Meanwhile, environmental regulations — “some of them very draconian,” Jordan observed in an interview — have driven dairies to relocate across the Cascade Mountains. (One result is the rapidly increasing numbers of these same types of birds in Eastern Washington and Oregon where the dairy industry is growing, although the populations are distinct from the Pacific Coast flocks.)
How much these shifting economic and ecological factors will affect the birds in the Skagit remains an unanswered question. But Skagit is “the absolute dead center heart of this problem,” Jordan told the Audubon chapter.
In a follow-up interview, she noted that bird population changes are unpredictable, and biologists need to keep studying.
“It’s a dynamic thing that oftentimes we don’t know what’s going to happen unless you just observe that it hashappened, and then you asked the question, ‘I wonder why that happened?’” To Jordan, tracking this is “always surprising.”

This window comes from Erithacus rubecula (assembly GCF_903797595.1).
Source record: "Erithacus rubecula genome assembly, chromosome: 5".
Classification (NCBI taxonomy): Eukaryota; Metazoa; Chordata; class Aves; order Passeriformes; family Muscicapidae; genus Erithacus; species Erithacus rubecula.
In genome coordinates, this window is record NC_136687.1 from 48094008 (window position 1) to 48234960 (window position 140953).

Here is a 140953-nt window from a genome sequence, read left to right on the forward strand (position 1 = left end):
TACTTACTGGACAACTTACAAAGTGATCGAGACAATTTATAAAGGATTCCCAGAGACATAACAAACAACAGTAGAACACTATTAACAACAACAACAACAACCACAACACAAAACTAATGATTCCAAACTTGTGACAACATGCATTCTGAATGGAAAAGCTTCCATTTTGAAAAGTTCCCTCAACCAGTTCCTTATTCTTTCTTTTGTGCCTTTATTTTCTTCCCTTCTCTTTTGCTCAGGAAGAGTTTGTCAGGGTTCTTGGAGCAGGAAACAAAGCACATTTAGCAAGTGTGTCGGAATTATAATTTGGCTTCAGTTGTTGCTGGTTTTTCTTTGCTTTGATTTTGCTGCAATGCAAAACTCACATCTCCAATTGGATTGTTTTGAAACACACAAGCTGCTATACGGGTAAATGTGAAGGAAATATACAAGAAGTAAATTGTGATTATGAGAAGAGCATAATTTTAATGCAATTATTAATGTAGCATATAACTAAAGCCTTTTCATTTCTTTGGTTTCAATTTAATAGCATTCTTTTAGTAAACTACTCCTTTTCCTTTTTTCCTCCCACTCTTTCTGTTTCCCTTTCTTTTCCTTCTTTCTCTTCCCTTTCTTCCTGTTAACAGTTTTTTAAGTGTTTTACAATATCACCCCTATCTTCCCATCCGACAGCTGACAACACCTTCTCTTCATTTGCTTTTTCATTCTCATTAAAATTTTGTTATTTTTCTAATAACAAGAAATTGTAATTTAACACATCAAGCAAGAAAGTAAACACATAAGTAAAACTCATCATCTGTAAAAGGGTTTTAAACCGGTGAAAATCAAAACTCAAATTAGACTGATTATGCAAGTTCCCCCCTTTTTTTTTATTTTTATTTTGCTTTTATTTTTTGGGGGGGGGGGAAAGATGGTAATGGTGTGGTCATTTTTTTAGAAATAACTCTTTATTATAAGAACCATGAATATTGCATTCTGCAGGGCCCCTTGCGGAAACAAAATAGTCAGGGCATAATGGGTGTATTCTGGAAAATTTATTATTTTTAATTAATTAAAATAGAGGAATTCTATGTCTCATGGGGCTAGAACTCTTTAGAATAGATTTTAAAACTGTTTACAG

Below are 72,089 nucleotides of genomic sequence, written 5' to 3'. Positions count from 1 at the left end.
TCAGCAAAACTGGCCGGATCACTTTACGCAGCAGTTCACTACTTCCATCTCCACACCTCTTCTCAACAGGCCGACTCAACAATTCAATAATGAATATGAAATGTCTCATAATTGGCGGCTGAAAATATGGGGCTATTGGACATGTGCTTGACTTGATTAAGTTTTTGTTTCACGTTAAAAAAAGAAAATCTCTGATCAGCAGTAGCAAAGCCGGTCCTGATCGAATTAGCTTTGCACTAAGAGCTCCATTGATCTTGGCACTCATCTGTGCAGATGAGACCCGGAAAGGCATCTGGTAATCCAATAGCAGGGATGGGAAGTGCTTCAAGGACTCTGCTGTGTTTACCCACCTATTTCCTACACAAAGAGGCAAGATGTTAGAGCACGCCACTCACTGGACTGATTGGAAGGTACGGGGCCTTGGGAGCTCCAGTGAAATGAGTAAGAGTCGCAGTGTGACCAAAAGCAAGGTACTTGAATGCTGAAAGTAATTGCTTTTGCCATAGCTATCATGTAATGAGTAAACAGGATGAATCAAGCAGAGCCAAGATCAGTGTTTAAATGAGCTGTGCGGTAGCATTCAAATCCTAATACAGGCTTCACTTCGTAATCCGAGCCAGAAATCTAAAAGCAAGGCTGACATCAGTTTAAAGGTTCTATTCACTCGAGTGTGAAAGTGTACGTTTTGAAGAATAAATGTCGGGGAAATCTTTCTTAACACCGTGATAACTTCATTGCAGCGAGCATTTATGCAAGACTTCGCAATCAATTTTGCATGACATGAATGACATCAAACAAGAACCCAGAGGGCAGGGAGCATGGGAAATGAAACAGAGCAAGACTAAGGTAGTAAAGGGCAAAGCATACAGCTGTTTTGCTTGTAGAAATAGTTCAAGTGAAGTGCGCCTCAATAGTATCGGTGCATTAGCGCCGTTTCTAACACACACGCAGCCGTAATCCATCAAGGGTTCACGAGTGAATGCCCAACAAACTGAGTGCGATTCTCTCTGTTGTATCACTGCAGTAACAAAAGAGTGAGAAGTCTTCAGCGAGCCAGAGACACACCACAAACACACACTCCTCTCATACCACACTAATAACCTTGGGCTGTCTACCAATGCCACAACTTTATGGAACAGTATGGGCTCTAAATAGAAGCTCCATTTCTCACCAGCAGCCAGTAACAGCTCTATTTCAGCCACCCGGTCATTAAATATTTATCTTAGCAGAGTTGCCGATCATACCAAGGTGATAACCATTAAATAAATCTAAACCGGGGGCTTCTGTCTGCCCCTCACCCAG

Flocks of birds … and birders
Skagit farms still provide good, if shrinking, habitat for geese and swans. In fact, flock numbers have increased dramatically over the past couple of decades. The rise of social media and the search for activities during the pandemic sent more people to Skagit to see the wintering flocks. These various groups are not familiar with each other and the rules that govern appropriate behavior.
The vast majority of land where birds feed is privately owned and closed to the public. But private property lines do not stop people from driving into fields or walking over crops or parking in barnyards to get closer to the spectacle of wintering birds. No one would traipse through a home to watch someone else’s TV, but residents report that people enthralled by the birds walk through private yards and fields to watch or flush flocks to get better photographs.